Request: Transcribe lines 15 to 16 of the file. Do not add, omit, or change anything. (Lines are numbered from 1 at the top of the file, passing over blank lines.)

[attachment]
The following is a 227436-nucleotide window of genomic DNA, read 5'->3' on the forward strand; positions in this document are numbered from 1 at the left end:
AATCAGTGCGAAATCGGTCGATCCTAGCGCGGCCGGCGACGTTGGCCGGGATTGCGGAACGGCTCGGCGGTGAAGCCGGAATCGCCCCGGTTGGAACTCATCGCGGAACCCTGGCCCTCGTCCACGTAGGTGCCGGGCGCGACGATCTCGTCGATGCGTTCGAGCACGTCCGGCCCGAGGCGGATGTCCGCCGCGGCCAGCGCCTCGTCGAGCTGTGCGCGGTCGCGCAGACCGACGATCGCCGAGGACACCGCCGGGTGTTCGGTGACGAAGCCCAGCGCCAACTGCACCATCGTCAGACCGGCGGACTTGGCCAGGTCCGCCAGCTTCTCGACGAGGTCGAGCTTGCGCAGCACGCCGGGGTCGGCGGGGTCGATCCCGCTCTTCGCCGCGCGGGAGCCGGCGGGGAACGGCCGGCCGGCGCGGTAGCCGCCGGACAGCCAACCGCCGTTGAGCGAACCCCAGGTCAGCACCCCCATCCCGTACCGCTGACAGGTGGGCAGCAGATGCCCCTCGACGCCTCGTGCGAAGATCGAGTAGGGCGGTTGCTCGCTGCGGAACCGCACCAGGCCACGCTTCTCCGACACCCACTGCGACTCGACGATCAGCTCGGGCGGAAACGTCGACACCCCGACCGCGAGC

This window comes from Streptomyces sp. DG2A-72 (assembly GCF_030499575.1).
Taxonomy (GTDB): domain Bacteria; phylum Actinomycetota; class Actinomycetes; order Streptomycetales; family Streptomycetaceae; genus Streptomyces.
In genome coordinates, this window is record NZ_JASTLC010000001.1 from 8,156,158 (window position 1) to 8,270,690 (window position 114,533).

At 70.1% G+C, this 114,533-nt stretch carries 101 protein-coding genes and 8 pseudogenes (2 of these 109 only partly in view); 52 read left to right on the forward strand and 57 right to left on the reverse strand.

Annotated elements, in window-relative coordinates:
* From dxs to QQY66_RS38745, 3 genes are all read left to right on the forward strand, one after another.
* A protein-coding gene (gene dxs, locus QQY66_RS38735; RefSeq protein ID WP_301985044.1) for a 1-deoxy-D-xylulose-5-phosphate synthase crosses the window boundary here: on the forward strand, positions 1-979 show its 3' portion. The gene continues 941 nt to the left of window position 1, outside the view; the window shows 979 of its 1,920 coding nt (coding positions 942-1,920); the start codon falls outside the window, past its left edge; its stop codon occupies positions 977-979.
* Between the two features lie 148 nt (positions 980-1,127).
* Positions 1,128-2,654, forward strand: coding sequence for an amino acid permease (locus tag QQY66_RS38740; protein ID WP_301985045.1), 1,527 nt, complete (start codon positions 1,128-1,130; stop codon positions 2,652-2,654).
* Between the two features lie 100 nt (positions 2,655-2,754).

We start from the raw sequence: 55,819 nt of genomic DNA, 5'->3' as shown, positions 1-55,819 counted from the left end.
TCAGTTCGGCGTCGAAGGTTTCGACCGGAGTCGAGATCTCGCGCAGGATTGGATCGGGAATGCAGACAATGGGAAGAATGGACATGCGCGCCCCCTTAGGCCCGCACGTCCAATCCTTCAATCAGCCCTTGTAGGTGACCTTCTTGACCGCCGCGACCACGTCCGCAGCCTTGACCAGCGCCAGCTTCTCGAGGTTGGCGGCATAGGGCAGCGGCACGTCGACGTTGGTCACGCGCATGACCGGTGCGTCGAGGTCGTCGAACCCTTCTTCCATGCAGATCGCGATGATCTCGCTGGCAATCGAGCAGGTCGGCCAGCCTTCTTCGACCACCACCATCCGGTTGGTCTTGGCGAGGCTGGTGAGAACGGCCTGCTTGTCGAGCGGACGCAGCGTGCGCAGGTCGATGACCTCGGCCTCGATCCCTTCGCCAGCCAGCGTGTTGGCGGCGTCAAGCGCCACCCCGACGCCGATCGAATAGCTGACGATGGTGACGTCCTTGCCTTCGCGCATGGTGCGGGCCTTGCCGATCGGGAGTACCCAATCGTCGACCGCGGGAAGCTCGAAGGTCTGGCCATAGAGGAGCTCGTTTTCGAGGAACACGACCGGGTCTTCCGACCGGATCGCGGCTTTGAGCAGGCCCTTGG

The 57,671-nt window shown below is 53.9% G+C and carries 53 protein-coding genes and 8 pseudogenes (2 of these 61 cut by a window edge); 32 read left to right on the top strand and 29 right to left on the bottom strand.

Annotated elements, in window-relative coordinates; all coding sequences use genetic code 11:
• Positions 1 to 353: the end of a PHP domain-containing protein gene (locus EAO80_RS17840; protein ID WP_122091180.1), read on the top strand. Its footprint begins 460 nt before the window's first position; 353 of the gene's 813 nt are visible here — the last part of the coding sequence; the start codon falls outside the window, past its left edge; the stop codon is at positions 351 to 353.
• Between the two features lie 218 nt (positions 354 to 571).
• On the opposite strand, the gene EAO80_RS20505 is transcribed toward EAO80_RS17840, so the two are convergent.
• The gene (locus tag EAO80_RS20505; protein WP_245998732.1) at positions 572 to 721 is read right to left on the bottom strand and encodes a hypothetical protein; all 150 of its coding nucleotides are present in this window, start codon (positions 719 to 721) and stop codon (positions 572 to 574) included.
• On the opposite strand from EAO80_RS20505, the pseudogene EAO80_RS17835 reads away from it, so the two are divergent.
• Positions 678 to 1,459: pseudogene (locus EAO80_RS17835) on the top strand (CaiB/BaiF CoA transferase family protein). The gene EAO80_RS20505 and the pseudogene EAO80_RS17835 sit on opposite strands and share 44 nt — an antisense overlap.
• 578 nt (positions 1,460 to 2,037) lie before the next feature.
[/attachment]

The 57,671-nt window shown below is 53.9% G+C and carries 53 protein-coding genes and 8 pseudogenes (2 of these 61 cut by a window edge); 32 read left to right on the top strand and 29 right to left on the bottom strand.

Annotated elements, in window-relative coordinates; all coding sequences use genetic code 11: